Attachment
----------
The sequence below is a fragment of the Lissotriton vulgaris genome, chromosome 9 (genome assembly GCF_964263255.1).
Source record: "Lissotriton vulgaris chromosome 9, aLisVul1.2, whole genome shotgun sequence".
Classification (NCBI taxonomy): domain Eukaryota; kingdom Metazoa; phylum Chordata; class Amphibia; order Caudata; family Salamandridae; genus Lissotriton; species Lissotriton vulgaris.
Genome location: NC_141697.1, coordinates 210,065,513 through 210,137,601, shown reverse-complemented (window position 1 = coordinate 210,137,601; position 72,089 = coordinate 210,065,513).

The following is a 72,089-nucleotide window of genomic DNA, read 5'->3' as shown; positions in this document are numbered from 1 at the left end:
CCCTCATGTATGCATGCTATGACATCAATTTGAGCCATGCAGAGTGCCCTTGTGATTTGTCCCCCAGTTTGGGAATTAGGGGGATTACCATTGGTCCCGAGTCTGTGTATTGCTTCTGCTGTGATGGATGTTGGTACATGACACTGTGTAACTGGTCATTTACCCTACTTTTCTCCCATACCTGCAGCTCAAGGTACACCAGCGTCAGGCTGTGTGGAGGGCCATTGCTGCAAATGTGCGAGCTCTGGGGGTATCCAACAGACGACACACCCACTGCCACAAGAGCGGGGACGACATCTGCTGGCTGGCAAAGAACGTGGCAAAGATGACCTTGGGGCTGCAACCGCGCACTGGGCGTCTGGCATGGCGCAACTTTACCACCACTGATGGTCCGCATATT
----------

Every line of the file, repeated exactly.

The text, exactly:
The sequence below is a fragment of the Lissotriton vulgaris genome, chromosome 9 (genome assembly GCF_964263255.1).
Source record: "Lissotriton vulgaris chromosome 9, aLisVul1.2, whole genome shotgun sequence".
Classification (NCBI taxonomy): domain Eukaryota; kingdom Metazoa; phylum Chordata; class Amphibia; order Caudata; family Salamandridae; genus Lissotriton; species Lissotriton vulgaris.
Genome location: NC_141697.1, coordinates 210,065,513 through 210,137,601, shown reverse-complemented (window position 1 = coordinate 210,137,601; position 72,089 = coordinate 210,065,513).

The following is a 72,089-nucleotide window of genomic DNA, read 5'->3' as shown; positions in this document are numbered from 1 at the left end:
CCCTCATGTATGCATGCTATGACATCAATTTGAGCCATGCAGAGTGCCCTTGTGATTTGTCCCCCAGTTTGGGAATTAGGGGGATTACCATTGGTCCCGAGTCTGTGTATTGCTTCTGCTGTGATGGATGTTGGTACATGACACTGTGTAACTGGTCATTTACCCTACTTTTCTCCCATACCTGCAGCTCAAGGTACACCAGCGTCAGGCTGTGTGGAGGGCCATTGCTGCAAATGTGCGAGCTCTGGGGGTATCCAACAGACGACACACCCACTGCCACAAGAGCGGGGACGACATCTGCTGGCTGGCAAAGAACGTGGCAAAGATGACCTTGGGGCTGCAACCGCGCACTGGGCGTCTGGCATGGCGCAACTTTACCACCACTGATGGTCCGCATATT